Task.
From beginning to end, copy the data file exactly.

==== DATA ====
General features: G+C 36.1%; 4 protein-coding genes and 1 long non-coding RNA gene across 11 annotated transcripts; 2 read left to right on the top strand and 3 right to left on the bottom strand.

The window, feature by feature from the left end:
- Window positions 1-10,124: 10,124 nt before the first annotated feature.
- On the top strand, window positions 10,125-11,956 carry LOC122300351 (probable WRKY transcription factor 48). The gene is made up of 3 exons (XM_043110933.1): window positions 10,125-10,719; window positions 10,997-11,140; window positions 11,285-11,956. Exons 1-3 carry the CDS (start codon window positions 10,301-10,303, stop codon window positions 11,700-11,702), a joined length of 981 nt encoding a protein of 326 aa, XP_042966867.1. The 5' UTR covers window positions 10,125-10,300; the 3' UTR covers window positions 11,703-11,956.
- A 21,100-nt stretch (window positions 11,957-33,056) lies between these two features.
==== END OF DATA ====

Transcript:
General features: G+C 36.1%; 4 protein-coding genes and 1 long non-coding RNA gene across 11 annotated transcripts; 2 read left to right on the top strand and 3 right to left on the bottom strand.

The window, feature by feature from the left end:
- Window positions 1-10,124: 10,124 nt before the first annotated feature.
- On the top strand, window positions 10,125-11,956 carry LOC122300351 (probable WRKY transcription factor 48). The gene is made up of 3 exons (XM_043110933.1): window positions 10,125-10,719; window positions 10,997-11,140; window positions 11,285-11,956. Exons 1-3 carry the CDS (start codon window positions 10,301-10,303, stop codon window positions 11,700-11,702), a joined length of 981 nt encoding a protein of 326 aa, XP_042966867.1. The 5' UTR covers window positions 10,125-10,300; the 3' UTR covers window positions 11,703-11,956.
- A 21,100-nt stretch (window positions 11,957-33,056) lies between these two features.